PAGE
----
Secretary of State Alexander M. Haig Jr. has dispatched a senior emissary to Iraq after receiving new signals of Baghdad's interest in repairing and perhaps restoring long-shattered U.S. relations, according to officials in the Haig party.

The emissary, Deputy Assistant Secretary of State Morris Draper, is now en route to Baghdad carrying a message of interest on the part of Washington, sources said.

A principal obstacle to improved U.S.-Iraqi relations has been the longstanding Iraqi position that the United States must change its policy of support for Israel, and there was no indication that Iraq had changed that position.

In the Reagan administration's view, it is up to Iraq to make the first move to restore relations, since it was the Baghdad government that broke them off nearly 14 years ago, at the time of the 1967 Arb-Israeli war.

Washington, however, did its part in displaying good will a few days ago by approving the sale of five new Boeing jetliners to the Iraqi national airliner, in a reversal of previous U.S. policy.

Haig, testifying March 19 before the Senate Foreign Relations Committee, was surprisingly resistant to senators' suggestions of a tough line against the often radical Iraqi government, which remains of the official U.S. list of countries supporting terrorism and recently was charged by Sen. Alan Cranston (D-Calif.) with seeking a nuclear weapons capability.

Haig said then that the United States had noted "some shift" in Iraq's policy, apparently caused in part by "a greater sense of concern about the behavior of Soviet imperialism in the Middle Eastern area."

The Soviet Union terminated military supplies to Baghdad after Iraq attacked Iran last September, anbd Iraq has turned increasingly to Western Europe for major arms purchases, especially to France.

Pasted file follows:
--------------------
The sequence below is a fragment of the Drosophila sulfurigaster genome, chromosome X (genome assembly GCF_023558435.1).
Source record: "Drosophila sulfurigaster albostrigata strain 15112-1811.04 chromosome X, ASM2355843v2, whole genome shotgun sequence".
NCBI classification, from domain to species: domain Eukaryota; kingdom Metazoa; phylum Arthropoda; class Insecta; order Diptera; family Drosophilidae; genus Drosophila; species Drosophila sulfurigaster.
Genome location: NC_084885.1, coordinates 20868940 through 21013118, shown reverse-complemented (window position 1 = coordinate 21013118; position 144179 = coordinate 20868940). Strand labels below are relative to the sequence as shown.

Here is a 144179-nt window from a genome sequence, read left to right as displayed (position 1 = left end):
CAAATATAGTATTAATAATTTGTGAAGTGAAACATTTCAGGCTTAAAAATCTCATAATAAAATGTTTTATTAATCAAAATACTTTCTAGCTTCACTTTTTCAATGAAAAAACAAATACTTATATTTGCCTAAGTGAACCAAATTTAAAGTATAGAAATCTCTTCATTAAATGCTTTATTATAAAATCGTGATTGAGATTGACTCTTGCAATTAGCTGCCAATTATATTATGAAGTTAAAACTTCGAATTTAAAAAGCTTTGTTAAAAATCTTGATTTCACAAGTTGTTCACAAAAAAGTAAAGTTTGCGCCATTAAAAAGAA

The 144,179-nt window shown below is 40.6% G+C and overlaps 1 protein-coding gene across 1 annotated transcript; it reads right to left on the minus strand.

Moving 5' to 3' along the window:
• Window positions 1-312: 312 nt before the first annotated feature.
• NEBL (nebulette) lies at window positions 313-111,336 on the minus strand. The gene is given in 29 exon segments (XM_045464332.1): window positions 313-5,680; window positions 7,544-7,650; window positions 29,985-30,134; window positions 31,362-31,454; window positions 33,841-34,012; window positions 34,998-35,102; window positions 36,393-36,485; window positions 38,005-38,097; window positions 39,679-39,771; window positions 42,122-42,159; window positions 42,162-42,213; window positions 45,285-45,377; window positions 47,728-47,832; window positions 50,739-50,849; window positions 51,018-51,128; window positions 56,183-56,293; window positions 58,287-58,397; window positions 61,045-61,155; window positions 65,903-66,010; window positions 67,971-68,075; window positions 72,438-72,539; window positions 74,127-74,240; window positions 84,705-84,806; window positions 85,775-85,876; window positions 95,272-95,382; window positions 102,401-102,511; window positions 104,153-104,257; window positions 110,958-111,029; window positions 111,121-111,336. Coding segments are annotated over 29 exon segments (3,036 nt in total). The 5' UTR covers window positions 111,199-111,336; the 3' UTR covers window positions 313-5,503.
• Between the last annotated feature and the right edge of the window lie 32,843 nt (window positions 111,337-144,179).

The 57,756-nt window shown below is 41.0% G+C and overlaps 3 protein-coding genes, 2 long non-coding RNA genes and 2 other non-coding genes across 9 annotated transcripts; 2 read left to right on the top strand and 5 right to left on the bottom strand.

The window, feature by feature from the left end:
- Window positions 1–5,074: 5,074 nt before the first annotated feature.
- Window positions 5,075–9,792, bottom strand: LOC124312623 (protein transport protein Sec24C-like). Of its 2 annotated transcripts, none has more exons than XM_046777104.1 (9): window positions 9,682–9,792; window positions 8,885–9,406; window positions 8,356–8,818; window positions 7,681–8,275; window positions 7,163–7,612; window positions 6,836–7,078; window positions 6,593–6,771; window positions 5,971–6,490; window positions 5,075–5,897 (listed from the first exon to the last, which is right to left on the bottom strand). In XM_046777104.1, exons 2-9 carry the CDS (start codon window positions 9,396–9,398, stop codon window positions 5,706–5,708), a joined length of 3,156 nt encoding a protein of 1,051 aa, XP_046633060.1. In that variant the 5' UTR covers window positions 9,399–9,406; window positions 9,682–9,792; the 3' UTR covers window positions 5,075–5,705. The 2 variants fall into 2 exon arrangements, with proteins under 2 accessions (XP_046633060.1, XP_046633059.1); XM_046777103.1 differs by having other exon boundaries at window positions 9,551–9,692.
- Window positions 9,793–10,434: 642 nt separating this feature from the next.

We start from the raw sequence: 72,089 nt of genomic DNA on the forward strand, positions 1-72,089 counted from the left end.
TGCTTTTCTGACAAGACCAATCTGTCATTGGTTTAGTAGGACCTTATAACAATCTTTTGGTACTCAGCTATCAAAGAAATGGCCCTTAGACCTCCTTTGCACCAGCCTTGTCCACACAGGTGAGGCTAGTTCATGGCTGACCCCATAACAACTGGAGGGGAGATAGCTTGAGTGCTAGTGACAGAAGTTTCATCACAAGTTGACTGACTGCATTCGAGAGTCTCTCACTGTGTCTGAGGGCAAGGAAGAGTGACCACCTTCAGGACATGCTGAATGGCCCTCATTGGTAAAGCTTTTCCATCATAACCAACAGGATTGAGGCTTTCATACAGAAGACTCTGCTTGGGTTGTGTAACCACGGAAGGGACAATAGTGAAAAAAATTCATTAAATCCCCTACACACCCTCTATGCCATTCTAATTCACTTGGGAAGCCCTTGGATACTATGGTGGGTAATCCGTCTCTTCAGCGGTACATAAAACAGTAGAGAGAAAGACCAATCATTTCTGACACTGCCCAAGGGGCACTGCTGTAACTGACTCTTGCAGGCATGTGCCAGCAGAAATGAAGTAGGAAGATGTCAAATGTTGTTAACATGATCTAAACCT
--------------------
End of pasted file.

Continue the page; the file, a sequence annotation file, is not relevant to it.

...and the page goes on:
Additional word of more positive Iraqi attitudes toward Washington was conveyed to Haig this week by high officials in both Jordan and Saudi Arabia, according to informed sources.

According to a well-placed Arab official, Iraq has made know its desire for:

A restoration of full U.S. diplomatic raltions, replacing the present situation in which diplomatic business is done by "interests sections" representing the two countries in one another's capitals.

"Economic cooperation," apparently including encouragement to American businessmen to sell technologically advanced equipment and a more positive U.S. attitude on licensing.

A changed U.S. attitude toward the emerging Iraqi nuclear program, which Baghdad insists is for civilian purposes but which is strongly suspected in Washington of having military motivation. In recent months U.S. diplomats have been working throughout the world to monitor and discourage sales of nuclear technology an equipment to Iraq.

A senior U.S. official familiar with the messages from Baghdad would not confirm that the first two points had been stated as unequivocally as suggested by Arab accounts. The official said no message regarding the U.S. position on nuclear issues has recently been rejected.

One reason for caution on the part of the Reagan administration Iraq's rebuff of the Carter administration in 1977 when Carter sent then-under secretary of state Philip Habib to Bagdad with a conciliatory response to what were believed to be Iraqui overtures on reestablishing relations.

In deciding to respond positively to the current signals from Baghdad, the Reagan administration took into consideration the potential effect on Iraq's national enemy, Iran, with whom Iraq has been at war since last September.

Washington views improvement in relations with Iraq as justifiable on its own merit and not as a sign of favoritism in the Iraqi-Iranian war or as any kind of statement regarding Iran, officials said.

Haig spent much of today in conversation with British Prime Minister Margaret Thatcher and Foreign Secretary Lord Carrington.